S1801 was a randomised phase II trial. Participants were randomised 1:1 to either adjuvant therapy or neoadjuvant therapy. It was patients with stage 3b to stage 4 resectable melanoma and these participants on the adjuvant arm received surgery followed by 18 doses of flat dose pembrolizumab. On the neoadjuvant arm they got three doses of pembrolizumab, then surgery and then 15 doses. The only thing we changed between the two arms was the sequence; both arms got the same surgery and the same number of pembrolizumab doses.
What we found at a median of 14.7 months of follow-up is that the event free survival was significantly better in the patients who received pembrolizumab in the neoadjuvant regimen rather than entirely after surgery. So the implications mean that just by simply changing the sequence of when you give immunotherapy for an immune responsive cancer, leaving the cancer in place for a short period of time, giving drug first, will expand a bigger population of T-cells to give you a more prolonged immune response and a longer benefit.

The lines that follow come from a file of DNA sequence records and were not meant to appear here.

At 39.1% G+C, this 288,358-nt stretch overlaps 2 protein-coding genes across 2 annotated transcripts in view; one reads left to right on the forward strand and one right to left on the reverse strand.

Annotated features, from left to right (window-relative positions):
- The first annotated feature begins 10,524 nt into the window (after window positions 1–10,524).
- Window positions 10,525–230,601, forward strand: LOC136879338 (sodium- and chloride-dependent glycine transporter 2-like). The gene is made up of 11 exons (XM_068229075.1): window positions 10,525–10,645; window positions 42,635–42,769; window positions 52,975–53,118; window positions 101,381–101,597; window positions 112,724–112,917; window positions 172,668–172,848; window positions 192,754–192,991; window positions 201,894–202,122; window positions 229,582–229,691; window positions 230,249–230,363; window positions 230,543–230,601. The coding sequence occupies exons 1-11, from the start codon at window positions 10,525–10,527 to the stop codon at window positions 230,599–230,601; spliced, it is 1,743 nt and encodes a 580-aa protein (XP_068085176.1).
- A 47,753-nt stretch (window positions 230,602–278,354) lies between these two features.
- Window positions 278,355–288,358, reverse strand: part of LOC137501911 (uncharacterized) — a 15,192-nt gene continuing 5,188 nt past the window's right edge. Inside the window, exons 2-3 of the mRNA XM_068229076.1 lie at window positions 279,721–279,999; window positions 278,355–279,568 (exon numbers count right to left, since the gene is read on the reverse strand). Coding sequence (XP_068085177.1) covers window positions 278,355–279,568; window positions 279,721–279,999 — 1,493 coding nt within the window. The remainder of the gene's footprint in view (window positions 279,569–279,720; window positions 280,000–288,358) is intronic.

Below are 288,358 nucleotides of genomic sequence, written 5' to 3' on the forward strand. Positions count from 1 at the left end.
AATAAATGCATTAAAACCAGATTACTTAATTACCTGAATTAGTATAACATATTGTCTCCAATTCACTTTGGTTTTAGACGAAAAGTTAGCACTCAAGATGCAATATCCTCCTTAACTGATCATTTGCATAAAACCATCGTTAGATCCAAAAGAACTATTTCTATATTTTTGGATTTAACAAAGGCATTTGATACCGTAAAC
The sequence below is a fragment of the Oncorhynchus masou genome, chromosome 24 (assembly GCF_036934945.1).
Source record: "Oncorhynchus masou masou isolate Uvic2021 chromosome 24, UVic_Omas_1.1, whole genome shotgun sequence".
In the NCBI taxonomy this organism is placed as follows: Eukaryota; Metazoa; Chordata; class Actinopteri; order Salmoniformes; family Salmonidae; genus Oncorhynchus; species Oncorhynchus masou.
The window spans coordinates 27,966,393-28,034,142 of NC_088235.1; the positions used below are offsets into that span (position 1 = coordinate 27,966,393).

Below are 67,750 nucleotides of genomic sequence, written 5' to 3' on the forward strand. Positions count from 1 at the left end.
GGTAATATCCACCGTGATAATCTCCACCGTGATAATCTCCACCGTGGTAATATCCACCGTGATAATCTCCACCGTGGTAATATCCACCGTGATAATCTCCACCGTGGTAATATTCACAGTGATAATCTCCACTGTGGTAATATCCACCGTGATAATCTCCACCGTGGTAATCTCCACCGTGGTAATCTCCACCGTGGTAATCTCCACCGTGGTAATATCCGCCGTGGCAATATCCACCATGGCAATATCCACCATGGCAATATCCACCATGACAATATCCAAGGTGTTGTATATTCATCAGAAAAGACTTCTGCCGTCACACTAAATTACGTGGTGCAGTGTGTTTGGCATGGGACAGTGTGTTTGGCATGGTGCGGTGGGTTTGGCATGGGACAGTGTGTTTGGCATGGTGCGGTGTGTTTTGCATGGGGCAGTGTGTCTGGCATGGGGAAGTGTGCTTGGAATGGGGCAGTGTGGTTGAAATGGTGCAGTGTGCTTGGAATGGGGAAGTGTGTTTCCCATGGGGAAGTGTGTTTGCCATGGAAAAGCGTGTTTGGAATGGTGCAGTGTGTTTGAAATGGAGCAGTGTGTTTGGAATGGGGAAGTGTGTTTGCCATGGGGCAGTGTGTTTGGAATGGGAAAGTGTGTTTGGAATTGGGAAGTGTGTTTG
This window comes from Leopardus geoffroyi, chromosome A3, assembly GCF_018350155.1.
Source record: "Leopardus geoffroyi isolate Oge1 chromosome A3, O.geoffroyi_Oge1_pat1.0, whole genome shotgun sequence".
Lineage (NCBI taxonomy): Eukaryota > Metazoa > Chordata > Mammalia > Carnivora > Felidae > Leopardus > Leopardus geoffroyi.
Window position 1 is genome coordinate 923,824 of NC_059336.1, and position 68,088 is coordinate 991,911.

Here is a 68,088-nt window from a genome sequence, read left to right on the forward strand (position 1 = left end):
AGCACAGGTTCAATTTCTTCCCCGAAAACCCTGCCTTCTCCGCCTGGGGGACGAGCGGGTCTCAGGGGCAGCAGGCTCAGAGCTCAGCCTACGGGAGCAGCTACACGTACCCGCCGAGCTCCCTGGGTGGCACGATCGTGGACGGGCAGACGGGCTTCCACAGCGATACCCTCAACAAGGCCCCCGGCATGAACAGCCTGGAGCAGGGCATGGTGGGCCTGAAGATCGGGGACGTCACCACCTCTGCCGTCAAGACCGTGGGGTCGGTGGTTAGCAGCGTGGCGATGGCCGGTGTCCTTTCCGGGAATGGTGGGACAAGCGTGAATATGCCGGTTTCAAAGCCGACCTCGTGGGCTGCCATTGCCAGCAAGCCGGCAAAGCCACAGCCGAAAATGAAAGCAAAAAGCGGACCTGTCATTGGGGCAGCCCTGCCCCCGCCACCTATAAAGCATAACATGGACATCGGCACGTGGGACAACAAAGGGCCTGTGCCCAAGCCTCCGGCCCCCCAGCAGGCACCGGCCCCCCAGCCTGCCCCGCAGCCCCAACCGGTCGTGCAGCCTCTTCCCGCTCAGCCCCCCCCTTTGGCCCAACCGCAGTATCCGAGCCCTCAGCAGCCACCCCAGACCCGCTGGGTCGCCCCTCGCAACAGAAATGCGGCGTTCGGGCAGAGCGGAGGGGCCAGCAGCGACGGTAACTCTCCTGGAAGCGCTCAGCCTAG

In the future we plan to collect the samples and clarify the pathologic response – how well did the medicine or the T-cells kill tumour and do those variable responses in pathologic response correlate to outcomes?
At 14.7 months there were only 36 events for survival. This was a 345 patient study, so really it’s underpowered for overall survival at this look. We’ll be reporting that probably in the longer term but at this point in time S1801 is practice changing for melanoma patients around the world. If you have resectable melanoma instead of going straight to surgery you should get some immunotherapy first and then go to surgery.